France and Rwanda have restored diplomatic ties, officials in both countries said Sunday, three years after relations were severed when a Paris judge accused Rwandan President Paul Kagame of ordering his predecessor's assassination.
President Nicolas Sarkozy's chief of staff, Claude Gueant, had discussions with Kagame in Rwanda's capital Sunday. Afterward, Sarkozy and Kagame "decided to re-establish diplomatic relations," a statement from the president's office said. Rwanda's foreign minister confirmed the move.
France and Rwanda have frequently sparred over the 1994 genocide in the African country. But tensions peaked in November 2006, when Rwanda cut off diplomatic relations with France, furious about a French probe into late former Rwandan President Juvenal Habyarimana's mysterious assassination _ a probe that led to French efforts to arrest officials close to Kagame.
That sensitive case still has not been resolved. France insists that its justice system is completely independent and that the case did not figure in the negotiations leading to restored ties.
Rosemary Museminali, Rwanda's minister of foreign affairs, said officials in her country "look to working out in due course all outstanding issues based on mutual understanding."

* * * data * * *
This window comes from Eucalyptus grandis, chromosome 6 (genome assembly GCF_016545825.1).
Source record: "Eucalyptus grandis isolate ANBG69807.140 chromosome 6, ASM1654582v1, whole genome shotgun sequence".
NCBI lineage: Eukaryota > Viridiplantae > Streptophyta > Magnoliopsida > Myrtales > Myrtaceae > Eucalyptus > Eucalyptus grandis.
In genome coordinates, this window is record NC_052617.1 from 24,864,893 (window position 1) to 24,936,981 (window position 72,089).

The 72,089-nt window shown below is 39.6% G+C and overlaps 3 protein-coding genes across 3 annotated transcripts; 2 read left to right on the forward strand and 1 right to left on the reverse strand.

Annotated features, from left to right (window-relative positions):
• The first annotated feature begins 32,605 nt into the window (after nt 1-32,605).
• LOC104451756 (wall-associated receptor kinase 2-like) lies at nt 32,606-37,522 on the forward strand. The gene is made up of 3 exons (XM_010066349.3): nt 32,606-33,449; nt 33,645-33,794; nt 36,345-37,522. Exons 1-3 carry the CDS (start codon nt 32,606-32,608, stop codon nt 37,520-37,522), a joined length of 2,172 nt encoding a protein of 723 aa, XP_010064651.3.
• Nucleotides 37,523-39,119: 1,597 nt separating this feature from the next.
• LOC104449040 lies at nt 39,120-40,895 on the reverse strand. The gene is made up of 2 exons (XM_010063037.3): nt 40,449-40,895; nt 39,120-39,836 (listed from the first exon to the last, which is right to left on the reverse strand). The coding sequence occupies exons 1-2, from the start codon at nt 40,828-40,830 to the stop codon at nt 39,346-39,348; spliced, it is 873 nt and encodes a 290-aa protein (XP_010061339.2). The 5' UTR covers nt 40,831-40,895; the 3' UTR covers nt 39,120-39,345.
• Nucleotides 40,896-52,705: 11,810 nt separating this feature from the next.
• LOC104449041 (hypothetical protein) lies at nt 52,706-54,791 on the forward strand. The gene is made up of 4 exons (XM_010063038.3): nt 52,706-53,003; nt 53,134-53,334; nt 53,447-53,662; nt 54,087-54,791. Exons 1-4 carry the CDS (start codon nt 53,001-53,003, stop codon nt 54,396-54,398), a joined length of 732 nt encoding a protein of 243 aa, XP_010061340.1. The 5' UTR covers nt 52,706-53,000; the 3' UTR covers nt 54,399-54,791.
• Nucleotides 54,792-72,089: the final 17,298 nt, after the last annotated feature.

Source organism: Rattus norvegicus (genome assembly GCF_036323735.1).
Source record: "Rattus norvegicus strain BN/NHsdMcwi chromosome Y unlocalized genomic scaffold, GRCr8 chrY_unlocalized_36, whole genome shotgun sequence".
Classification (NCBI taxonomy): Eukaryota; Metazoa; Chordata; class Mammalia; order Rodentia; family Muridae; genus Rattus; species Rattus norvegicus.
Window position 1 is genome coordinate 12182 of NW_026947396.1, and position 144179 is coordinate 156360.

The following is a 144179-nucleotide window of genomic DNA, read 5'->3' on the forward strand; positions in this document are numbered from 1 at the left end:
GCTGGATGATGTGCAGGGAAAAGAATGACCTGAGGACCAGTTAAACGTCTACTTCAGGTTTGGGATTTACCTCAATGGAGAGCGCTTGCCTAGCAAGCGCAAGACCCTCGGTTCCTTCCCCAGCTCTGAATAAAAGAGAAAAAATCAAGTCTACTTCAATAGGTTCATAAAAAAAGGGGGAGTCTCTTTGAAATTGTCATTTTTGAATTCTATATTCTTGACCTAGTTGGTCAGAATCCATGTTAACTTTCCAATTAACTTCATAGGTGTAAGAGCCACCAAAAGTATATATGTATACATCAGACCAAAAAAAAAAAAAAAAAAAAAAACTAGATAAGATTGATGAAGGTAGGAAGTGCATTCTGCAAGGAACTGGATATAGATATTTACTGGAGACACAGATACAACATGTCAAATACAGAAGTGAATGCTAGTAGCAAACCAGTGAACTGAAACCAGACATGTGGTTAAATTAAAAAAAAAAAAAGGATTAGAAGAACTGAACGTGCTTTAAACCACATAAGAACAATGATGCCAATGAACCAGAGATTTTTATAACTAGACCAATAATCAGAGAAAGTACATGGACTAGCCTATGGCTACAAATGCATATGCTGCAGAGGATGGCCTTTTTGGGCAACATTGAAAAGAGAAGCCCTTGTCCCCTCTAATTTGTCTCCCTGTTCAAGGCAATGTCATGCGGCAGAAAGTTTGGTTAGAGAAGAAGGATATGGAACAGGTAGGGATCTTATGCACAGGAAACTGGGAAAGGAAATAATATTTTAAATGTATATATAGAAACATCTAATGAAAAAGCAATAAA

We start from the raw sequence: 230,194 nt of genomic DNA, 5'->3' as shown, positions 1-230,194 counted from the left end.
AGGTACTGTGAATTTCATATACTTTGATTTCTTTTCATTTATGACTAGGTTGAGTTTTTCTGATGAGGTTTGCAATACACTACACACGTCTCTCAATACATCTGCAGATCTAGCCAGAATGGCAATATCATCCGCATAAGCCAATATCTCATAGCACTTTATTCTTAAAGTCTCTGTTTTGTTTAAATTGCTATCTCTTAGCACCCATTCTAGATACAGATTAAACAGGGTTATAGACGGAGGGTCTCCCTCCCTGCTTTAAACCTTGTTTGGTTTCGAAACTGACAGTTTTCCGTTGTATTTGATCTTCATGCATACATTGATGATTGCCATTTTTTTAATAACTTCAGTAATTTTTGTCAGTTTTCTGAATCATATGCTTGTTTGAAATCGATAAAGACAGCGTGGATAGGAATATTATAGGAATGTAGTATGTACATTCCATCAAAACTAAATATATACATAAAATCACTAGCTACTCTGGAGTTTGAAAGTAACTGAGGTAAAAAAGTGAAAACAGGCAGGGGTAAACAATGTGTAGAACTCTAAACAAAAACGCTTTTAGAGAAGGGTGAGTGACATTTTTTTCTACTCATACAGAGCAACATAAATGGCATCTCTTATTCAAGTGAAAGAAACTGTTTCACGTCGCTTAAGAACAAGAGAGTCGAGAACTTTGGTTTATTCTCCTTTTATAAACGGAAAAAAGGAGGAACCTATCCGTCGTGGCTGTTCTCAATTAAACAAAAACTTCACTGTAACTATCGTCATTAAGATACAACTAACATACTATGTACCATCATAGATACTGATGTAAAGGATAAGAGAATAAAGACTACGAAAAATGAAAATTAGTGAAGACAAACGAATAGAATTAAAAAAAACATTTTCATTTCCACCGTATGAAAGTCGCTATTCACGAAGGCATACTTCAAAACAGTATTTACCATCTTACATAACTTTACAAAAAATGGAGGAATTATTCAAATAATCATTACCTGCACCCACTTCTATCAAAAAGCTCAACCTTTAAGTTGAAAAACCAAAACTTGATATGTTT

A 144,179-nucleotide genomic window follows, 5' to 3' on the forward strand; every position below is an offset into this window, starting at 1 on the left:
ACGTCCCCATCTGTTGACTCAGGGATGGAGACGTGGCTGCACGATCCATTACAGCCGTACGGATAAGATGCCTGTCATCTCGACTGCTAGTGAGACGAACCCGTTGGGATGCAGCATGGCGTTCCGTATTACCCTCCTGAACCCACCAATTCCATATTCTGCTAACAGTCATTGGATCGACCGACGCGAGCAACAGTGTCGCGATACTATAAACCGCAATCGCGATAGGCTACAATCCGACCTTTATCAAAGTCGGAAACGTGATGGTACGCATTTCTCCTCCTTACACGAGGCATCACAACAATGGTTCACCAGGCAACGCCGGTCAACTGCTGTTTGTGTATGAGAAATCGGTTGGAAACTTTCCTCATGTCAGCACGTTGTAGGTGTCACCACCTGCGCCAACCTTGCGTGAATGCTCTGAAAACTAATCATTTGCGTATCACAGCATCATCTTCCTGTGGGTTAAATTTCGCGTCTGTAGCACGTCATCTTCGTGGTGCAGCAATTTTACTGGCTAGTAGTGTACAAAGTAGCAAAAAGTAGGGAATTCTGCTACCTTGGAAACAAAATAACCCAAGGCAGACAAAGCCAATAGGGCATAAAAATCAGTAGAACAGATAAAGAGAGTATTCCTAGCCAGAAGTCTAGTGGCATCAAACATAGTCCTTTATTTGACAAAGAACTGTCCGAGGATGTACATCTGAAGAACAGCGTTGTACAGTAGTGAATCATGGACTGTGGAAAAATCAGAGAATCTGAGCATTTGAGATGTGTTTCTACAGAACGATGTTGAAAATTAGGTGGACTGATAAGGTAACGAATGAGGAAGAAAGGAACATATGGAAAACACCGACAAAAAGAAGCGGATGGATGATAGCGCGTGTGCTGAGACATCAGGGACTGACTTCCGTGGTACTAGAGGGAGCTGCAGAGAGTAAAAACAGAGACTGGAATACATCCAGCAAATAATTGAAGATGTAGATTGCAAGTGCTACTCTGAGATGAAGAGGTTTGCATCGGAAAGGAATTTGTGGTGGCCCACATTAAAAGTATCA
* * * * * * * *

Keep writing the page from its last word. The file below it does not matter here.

Rwanda's genocide began hours after a plane carrying Habyarimana was shot down as it approached the capital, Kigali, on April 6, 1994. About 500,000 people, mostly ethnic Tutsis, were massacred in 100 days of frenzied killing led by radical Hutus. The killing was only stopped after Kagame and the Tutsi army subdued the country.
In 2006, prominent former French investigating judge Jean-Louis Bruguiere _ who probed the downing of Habyarimana's plane because the crew was French _ accused Kagame of ordering the assassination. He also accused nine other ranking Rwandans of plotting the attack.
France grants immunity to acting heads of state, preventing judicial authorities from seeking Kagame. The others were sought via international warrants, and one of them was arrested last year.
In another sensitive issue, Rwanda has maintained that French soldiers in the country in 1994 bore responsibility in the slaughter of minority Tutsis by Hutu extremists.
French Foreign Minister Bernard Kouchner said the genocide "will remain in our memories," and that France would not forget the victims.
Kouchner _ who visited Rwanda several times during the genocide in his role as a founder of Medecins sans Frontieres, or Doctors without Borders _ said France would reopen its embassy in Rwanda and send diplomats and cultural envoys.
"We are going to try to replace misunderstandings, and the weight of the massacres, with projects between the two countries," he said.
Associated Press writer Felly Kimenyi in Kigali, Rwanda contributed to this report.